Asthma doesn't increase the risk of dying from COVID-19, study finds

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The risk of contracting the virus is actually lower for asthma sufferers

Earlier in the COVID-19 pandemic, experts had determined that consumers with asthma aren’t likely to develop severe cases of the virus. 

Now, a new study conducted by researchers from the Taylor and Francis Group is doubling down on those findings. The team’s work revealed that having asthma doesn’t increase consumers’ risk of death from COVID-19. In fact, they learned that asthma sufferers are less likely to contract the virus and less likely to require hospitalization. 

“Chemical receptors in the lungs that the virus binds to are less active in people with a particular type of asthma and some studies suggest that inhaled corticosteroids -- commonly used to treat asthma -- can reduce their activity even further,” said researcher Christine Jenkins. “Also, initial uncertainty about the impact of asthma on COVID-19 may have caused anxiety among patients and caregivers leading them to be more vigilant about preventing infection.”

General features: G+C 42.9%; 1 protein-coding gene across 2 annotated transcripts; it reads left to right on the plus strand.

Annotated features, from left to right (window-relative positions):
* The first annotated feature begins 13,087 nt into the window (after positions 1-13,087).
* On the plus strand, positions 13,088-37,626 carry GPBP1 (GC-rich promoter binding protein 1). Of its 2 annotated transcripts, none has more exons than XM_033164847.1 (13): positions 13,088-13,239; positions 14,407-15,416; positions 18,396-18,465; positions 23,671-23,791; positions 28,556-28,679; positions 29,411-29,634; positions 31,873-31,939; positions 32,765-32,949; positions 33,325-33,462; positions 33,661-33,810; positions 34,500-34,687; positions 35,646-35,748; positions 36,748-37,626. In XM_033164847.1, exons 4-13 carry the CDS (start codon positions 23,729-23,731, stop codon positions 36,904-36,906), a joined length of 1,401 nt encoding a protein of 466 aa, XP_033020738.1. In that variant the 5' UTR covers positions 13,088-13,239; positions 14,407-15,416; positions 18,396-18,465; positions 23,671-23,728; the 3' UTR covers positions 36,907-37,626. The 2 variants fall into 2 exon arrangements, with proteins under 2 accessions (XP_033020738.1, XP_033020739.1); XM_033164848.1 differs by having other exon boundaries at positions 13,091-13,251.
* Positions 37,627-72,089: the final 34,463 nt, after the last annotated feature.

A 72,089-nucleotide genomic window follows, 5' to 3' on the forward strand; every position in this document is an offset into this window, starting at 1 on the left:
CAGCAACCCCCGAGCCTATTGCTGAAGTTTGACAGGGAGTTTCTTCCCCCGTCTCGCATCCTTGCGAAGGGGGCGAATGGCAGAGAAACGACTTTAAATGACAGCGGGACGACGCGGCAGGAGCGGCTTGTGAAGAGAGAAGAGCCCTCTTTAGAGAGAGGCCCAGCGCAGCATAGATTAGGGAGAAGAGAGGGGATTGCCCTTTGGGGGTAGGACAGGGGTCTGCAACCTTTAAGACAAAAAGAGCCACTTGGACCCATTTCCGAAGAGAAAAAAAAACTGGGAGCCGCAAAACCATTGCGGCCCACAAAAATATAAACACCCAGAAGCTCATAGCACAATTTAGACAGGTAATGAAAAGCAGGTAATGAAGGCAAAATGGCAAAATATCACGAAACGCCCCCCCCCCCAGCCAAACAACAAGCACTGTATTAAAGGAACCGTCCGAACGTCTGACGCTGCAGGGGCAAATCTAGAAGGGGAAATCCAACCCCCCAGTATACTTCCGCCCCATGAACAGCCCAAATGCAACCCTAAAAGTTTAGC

How does asthma impact COVID-19?

The researchers analyzed nearly 60 studies that contained information on more than 587,000 people to determine what effect asthma has on COVID-19. Approximately eight percent of the participants involved in the study had asthma, which the researchers believe is a fairly close comparison to the global percentage of people with the condition. 

Though both asthma and COVID-19 affect the lungs, and many asthma sufferers were worried that the virus would affect them more, these study findings should ease some of those concerns. The researchers learned that the risk of contracting COVID-19 is 14 percent lower for people with asthma, and the likelihood of being hospitalized is even less. The study also showed that asthma doesn’t increase the risk for coronavirus-related death. 

The biggest asthma-related concern was for older participants, as this group was more likely to contract the virus than younger asthma sufferers. However, the researchers attribute this to the way that age affects COVID-19 severity, rather than asthma. 

While these findings are certainly positive for consumers with asthma, the researchers hope that more work is done to better understand how asthma and COVID-19 interact with each other. 

“While we showed that people with asthma do not seem to have a higher risk of infection with COVID-19 compared to those without asthma and have similar outcomes, we need further research to better understand how the virus affects those with asthma,” said researcher Dr. Anthony Sunjaya. 

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